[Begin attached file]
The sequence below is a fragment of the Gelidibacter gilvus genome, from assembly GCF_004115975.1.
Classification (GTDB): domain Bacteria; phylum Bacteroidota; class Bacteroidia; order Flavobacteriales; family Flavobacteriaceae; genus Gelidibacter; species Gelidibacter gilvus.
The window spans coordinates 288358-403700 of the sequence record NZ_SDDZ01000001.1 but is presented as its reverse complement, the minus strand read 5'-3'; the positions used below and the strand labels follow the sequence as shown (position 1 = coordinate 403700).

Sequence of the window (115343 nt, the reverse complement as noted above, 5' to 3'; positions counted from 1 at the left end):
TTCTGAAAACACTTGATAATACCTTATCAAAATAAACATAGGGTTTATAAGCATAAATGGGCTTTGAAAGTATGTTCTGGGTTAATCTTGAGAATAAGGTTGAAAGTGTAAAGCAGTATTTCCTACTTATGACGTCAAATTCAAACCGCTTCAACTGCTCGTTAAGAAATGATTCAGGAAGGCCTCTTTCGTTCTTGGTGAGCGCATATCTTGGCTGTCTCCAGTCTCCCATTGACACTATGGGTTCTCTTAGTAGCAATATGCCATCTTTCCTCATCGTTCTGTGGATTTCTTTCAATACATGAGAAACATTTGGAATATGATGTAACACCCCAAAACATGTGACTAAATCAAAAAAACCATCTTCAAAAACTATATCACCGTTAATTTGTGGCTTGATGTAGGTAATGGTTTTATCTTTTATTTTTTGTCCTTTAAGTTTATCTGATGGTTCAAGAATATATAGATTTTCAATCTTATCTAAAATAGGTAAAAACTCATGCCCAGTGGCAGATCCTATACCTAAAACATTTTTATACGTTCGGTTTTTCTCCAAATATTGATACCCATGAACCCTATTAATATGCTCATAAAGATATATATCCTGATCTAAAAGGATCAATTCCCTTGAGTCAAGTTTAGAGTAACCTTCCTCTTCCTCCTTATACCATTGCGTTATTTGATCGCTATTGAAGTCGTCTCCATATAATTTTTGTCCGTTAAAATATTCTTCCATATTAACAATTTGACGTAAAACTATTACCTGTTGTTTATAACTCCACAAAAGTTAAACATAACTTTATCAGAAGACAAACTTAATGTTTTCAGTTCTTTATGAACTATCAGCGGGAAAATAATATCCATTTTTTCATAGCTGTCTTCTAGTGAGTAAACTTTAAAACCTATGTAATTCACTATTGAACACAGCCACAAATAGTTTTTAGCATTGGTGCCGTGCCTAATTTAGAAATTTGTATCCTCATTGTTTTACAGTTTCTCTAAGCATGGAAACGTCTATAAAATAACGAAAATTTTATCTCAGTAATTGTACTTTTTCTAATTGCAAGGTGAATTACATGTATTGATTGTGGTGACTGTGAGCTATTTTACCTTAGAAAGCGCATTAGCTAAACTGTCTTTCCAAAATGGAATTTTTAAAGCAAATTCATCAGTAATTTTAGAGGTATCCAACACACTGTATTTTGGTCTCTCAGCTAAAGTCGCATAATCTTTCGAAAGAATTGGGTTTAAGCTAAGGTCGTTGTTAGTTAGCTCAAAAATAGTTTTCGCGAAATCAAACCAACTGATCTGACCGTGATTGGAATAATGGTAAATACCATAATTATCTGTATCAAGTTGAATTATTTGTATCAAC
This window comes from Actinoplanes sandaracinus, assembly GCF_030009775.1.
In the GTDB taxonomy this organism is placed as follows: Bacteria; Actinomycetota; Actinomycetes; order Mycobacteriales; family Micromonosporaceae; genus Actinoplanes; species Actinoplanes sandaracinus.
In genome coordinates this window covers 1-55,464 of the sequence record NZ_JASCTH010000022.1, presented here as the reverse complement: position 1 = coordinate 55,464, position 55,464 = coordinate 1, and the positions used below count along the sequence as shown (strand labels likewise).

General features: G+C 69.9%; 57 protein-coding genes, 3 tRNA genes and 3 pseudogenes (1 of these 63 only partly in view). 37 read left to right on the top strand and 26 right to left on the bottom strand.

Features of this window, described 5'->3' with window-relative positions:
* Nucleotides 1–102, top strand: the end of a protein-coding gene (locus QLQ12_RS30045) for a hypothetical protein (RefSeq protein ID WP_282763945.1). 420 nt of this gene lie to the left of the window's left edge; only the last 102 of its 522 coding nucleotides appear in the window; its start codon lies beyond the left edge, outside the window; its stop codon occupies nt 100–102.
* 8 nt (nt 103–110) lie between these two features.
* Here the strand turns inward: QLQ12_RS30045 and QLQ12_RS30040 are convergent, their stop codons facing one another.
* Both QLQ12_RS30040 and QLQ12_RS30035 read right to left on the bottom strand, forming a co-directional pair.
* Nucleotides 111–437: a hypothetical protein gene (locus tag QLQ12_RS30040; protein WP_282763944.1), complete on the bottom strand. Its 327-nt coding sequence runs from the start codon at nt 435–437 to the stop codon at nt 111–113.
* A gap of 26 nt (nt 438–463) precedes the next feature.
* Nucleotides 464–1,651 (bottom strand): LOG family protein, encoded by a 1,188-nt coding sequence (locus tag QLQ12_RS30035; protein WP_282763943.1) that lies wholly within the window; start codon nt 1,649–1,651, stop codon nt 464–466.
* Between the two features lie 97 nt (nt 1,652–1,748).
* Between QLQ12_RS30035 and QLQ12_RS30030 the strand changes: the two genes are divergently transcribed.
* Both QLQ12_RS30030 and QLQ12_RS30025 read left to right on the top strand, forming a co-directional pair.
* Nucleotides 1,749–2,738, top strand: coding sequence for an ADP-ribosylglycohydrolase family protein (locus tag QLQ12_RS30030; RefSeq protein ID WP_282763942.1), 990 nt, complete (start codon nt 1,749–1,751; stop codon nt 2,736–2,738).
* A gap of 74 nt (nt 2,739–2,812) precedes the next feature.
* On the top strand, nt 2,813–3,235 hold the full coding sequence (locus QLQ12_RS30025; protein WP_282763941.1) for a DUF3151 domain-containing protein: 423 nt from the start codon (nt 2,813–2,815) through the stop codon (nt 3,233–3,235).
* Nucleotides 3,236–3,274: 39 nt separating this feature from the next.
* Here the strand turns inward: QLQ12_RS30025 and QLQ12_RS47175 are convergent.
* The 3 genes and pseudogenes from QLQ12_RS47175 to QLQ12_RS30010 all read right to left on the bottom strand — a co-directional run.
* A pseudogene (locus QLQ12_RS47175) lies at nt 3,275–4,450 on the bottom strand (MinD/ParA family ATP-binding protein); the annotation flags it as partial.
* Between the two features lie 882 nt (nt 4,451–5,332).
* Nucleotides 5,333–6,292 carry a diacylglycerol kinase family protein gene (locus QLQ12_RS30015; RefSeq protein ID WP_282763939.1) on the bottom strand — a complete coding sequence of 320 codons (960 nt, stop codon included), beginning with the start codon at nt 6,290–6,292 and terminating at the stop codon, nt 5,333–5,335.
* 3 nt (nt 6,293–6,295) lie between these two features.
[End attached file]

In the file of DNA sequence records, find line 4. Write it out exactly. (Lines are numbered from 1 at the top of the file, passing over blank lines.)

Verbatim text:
Sequence of the window (115343 nt, the reverse complement as noted above, 5' to 3'; positions counted from 1 at the left end):